I was back on my bike, just two days after my wedding – ready to restart my journey. This time I had Alex by my side to explore La Paz. When we got to the Peru-Bolivia border, Pankaj presented the visa he had applied for while in Lima. Alex did not need a visa and the two of them went through the border easily. My visa was on arrival and the number of papers and documents they asked for was truly mind-boggling! They even asked to see my bank statement (definitely a first for the many borders I have crossed in 9 months), yellow fever vaccination (thankfully I had that with me) and a hotel booking.
I returned to Peru and found an Internet café, where I booked a room at some random hotel, just so that I could fulfil the required documentation. With my stack of documents, bike documents, a visa form, a couple of photographs and payment of 666 Bolivian boliviano (local currency), I finally got the visa and entered Bolivia after an ordeal that stretched over 4 hours! From the border, we rode to La Paz, which is the capital city of Bolivia. The city takes a bit of getting used. It is a very big city with chaotic traffic and crazy slopes as it sits atop a mountain. It took us about 40km on the road to finally get to the city centre.
My next task was to find a decent parking spot for the bike on the narrow roads. It felt like a déjà vu to the time I was trying to find parking space in Cusco (Peru). When I was running around the streets of Cusco to find a space for my bike, a random guy on the street stopped me and enquired if I needed a mechanic. I told him I actually needed parking. He looked at me and asked me from where I was riding. When he heard “India”, he was amazed and generously offered me a parking space at his house. The guy turned out to be a police officer and spoke good English. I couldn’t have been more grateful to him.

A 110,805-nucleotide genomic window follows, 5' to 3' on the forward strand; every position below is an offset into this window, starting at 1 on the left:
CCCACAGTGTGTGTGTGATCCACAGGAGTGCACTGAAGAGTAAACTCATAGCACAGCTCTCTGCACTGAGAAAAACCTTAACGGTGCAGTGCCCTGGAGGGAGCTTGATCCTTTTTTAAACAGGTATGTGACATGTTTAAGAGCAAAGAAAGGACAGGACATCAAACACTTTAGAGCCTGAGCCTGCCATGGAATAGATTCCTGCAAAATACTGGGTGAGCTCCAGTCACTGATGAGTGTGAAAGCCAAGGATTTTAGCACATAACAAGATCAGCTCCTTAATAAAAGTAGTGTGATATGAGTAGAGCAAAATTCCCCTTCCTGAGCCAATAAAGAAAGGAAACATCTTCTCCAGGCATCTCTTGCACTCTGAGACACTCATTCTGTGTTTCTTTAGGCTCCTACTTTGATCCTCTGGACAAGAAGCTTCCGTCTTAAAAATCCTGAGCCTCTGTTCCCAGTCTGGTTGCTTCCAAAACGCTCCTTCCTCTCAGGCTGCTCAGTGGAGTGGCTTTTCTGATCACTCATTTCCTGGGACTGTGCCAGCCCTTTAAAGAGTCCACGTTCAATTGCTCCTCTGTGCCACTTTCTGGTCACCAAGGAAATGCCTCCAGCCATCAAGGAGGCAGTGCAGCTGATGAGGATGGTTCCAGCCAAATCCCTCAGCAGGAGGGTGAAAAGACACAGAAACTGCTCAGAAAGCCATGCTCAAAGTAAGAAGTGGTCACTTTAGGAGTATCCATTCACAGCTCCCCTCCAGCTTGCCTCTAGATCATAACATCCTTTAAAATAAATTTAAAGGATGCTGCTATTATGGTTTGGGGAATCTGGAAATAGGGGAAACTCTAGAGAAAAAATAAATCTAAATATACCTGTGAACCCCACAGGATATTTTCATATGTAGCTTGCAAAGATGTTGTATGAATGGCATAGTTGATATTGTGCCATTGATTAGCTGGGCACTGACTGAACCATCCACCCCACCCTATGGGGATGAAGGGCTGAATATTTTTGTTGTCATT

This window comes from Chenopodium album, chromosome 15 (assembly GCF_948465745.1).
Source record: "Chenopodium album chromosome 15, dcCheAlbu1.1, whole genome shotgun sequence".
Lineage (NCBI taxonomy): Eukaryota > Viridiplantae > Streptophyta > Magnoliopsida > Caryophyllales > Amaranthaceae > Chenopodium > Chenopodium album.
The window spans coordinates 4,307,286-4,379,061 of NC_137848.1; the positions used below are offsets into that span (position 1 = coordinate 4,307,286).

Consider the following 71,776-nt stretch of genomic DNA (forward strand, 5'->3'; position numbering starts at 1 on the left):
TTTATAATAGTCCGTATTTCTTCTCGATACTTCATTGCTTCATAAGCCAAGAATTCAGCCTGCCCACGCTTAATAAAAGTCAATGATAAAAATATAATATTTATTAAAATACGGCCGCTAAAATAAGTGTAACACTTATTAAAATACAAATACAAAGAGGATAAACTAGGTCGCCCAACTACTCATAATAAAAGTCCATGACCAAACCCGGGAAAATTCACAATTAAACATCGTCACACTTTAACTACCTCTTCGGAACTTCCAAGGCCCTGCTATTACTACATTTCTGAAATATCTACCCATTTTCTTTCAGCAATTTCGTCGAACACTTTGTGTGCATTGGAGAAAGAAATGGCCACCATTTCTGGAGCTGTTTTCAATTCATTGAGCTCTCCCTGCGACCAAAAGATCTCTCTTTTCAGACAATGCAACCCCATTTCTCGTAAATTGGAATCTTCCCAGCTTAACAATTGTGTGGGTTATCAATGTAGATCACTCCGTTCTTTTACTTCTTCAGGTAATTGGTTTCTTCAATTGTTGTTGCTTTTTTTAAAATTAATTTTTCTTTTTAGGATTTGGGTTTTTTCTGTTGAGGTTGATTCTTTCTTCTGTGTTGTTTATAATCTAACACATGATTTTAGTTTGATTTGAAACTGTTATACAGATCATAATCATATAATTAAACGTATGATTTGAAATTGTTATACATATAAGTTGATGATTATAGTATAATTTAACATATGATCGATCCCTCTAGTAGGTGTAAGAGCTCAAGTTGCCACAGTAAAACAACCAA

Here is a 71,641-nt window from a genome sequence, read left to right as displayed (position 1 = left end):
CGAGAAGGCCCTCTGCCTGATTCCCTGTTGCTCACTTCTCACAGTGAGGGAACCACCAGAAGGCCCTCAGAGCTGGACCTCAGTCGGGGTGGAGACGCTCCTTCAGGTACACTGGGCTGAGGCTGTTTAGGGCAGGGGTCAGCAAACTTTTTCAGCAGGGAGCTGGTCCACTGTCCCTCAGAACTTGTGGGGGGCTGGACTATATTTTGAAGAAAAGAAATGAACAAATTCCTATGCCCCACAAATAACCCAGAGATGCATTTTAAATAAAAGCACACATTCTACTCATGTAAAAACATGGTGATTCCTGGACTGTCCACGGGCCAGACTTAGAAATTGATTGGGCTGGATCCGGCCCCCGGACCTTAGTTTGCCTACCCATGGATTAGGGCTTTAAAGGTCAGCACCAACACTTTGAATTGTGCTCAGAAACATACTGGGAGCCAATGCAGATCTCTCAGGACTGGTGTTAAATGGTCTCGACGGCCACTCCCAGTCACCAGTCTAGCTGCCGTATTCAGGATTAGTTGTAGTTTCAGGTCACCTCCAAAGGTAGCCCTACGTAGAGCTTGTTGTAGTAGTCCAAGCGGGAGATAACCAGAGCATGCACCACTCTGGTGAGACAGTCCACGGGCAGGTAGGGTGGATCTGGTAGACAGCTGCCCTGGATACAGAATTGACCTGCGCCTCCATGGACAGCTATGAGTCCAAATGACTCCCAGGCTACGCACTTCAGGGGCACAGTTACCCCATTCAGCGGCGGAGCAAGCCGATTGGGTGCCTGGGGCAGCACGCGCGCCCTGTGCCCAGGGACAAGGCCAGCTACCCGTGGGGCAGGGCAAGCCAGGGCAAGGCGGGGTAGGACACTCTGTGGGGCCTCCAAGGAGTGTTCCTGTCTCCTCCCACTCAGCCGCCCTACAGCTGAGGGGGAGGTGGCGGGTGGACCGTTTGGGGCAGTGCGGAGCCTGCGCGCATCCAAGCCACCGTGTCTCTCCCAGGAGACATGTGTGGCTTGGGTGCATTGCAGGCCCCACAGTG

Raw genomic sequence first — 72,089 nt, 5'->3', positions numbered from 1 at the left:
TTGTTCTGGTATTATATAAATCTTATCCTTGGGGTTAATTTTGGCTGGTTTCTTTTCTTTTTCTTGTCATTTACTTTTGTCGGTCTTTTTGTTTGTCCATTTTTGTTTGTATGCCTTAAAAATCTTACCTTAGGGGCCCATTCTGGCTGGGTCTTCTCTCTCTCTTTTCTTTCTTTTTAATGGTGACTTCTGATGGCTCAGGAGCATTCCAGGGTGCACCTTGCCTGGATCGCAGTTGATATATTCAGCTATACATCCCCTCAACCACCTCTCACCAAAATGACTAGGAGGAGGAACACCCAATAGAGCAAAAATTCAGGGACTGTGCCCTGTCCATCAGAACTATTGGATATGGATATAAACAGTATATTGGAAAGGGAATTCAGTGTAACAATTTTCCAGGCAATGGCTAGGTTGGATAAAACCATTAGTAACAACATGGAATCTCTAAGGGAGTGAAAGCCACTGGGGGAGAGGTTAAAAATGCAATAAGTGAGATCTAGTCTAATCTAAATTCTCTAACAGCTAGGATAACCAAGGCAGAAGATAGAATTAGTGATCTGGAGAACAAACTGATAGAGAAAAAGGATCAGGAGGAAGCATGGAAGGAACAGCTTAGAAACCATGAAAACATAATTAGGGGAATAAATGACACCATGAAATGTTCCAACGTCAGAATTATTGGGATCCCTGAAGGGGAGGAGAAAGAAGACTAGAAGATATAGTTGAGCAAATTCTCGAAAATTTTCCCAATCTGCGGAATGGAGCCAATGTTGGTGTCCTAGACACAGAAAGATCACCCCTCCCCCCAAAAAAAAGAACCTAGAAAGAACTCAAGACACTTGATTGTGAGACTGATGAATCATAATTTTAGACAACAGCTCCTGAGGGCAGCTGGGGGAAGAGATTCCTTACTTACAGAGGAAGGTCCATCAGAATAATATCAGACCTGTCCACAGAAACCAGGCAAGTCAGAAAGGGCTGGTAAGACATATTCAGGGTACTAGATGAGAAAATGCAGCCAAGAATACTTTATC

It has been proven over and over again in the past eight months that we can always find a solution to every problem. I started walking the streets of La Paz and tried to locate hostels that did not have any steps. It was an opportunity for us to wheel our bikes right inside and not park them on the streets. Finally after a bit of searching, I located one and they even agreed to let us park our bikes inside. We desperately needed that room after a very long day.
After a quick shower, we were ready to head out for dinner. Like I mentioned earlier too, La Paz is a bit of a mixed bag – neither modern nor historical, heavy traffic on narrow roads and restaurants with very limited options. The only silver lining was that the costs were much more affordable than most other capital cities. We chose to eat at a restaurant that looked good near the hotel – a strange place full of antiques and bric-a-brac ranging from bikes to phones, sewing machines, trophies, maps and much more.
As Alex had to fly back to India and return to work, we decided to save time by taking a bus to visit Salar de Uyuni, Bolivia’s world famous salt flats; instead of doing the journey on bike. The overnight journey was definitely not the easiest one, but we finally made it to Uyuni from where we hired a car for $100 to take us there.
The scenery was worth the eight-hour bus journey. It was unique and compared to many places that we have visited so far, this place stood out. Salt as far as the eye could see and an island (actually a hill) on which cacti grows in abundance. We took some really fantastic photographs and even visited a hotel where everything was made from salt! It was a great day and we took a flight back to La Paz the same evening.
The next day, Alex left for London and thereafter to Delhi. Pankaj and I continued our ride to Salar de Uyuni – this time on our bikes to explore the territory. The roads were good and we made it early to Salar and enjoyed the sunset there! We encountered a few sand storms on the way to Uyuni, where the winds were crazy and visibility was almost nil due to the sand storms. We didn’t dare open the visors of our helmets! It was definitely a new experience for us to encounter a sand storm during the ride.
Filling petrol in Bolivia was annoying as they have different rates for local vehicles and for international number plates. It is evident every petrol pump operator is desperate to earn an extra buck. They record the sale as a local number plate sale and charge you international rates. We soon mastered the skill of bargaining with no bills – where we (the pump operators and us) shared the benefits. Despite that, it was a harrowing experience to bargain for petrol, where we had to visit several petrol pumps for refilling on multiple occasions.
Pankaj took the night bus to La Paz, to get his visa for Argentina. I stayed back at Uyuni, where I utilised the time in hand to catch up with my blogs, notes and maps. As soon as Pankaj returned to Uyuni, we geared up to start our ride towards our 22nd country – Argentina.